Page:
Using food to cope with life is often learned early in childhood. You’re given a cookie when you fall off your bike or you enjoy family time around the dinner table.
When you grow up, you keep those behaviors. When something goes wrong, you continue to go to food. If you want to create a memorable event, it likely is associated with a meal of some sort.
Not only does eating to soothe thoughts or create memorable celebrations feel good emotionally, but it feels good physically as well. When you eat an abundance of fat and carbs, your body releases endorphins which make you feel good. It’s one way that biology does not serve us well.
Negative Consequences of Emotional Eating
Even though eating a food or two that are bad for you when you’re feeling down or anxious isn’t life threatening, it can easily become that way if it’s a pattern you sustain over time. As your weight goes up so does your chances of developing some sort of major health condition such as diabetes, heart disease and cancer.
Also, when you continue to eat out of emotion, you’ll never be able to resolve your weight issue. You’re essentially putting a bandage (food) over something that’s bothering you (the real reason you eat) so you don’t have to look at it when you should focus on doing what is necessary to get it to heal properly (do something that actually resolves the issue).
Ending the Cycle
With a little strength and determination, you can close the door on emotional eating. Next time you’re tempted to eat out of emotion versus physical need, try taking these steps:
Step #1: Decipher your triggers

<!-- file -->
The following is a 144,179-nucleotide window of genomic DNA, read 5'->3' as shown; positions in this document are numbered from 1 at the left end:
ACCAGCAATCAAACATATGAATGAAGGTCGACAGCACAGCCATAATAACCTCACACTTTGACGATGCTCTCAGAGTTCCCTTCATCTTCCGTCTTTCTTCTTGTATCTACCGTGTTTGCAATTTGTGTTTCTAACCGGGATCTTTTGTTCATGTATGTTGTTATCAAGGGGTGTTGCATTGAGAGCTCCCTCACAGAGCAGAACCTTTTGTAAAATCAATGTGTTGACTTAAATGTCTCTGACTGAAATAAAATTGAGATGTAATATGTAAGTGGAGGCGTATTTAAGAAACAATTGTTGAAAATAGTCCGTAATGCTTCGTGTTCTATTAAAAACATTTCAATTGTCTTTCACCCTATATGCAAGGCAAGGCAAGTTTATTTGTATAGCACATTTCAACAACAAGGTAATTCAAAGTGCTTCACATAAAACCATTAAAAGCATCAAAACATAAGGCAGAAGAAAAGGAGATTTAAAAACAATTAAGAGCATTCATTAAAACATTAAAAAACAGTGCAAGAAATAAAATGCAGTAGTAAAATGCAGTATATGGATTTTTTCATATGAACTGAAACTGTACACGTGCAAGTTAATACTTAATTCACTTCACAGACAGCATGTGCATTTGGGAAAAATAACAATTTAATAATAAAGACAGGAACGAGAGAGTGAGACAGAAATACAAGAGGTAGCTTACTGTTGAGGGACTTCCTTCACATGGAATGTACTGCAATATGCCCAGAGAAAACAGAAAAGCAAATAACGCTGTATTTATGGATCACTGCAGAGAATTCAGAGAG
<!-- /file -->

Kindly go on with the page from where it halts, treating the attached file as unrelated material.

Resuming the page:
When you find yourself about to eat, try to decipher what emotion has triggered you to want to take that action. Did something just happen or were you thinking about something distressing?
The most important part of this step is to do it prior to allowing yourself to eat. If you wait until after you’ve satisfied your urge, it will be more difficult to figure out what it was.
Step #2: Give your emotion a name
Now that you know what sent you to the kitchen, you have to understand why. Specifically, what emotion did you feel the urge to soothe or distract yourself from?
If you’ve been eating emotionally for quite some time then you may find this particular step hard to do. You’re probably pretty effective at pushing your emotions down.
But, with time, insight and continued effort, you’ll be able to pinpoint one or two feelings that are at the heart of your eating. You may find that it is sadness, disappointment, anxiety or boredom that get you every time.
Step #3: Create a plan
Now that you’ve figured out what feeling is causing you discomfort, you can create a plan to deal with it. For instance, if you know that anxiety makes you want to eat, then come up with a list of things you can do when you’re feeling anxious. Maybe you’ll decide to go for a walk or write in a journal instead.
Sometimes when you’re sad or depressed it’s best to talk to a professional. They can give you ideas on what helps or even prescribe medications if necessary. It’s okay to ask for help if you need it. It’s actually a sign of strength not weakness to admit when something is over your head.
If you truly want to combat emotional eating once and for all, you have to develop a way to deal with life that doesn’t involve food. Think about it, the only thing that food can resolve is true physical hunger.
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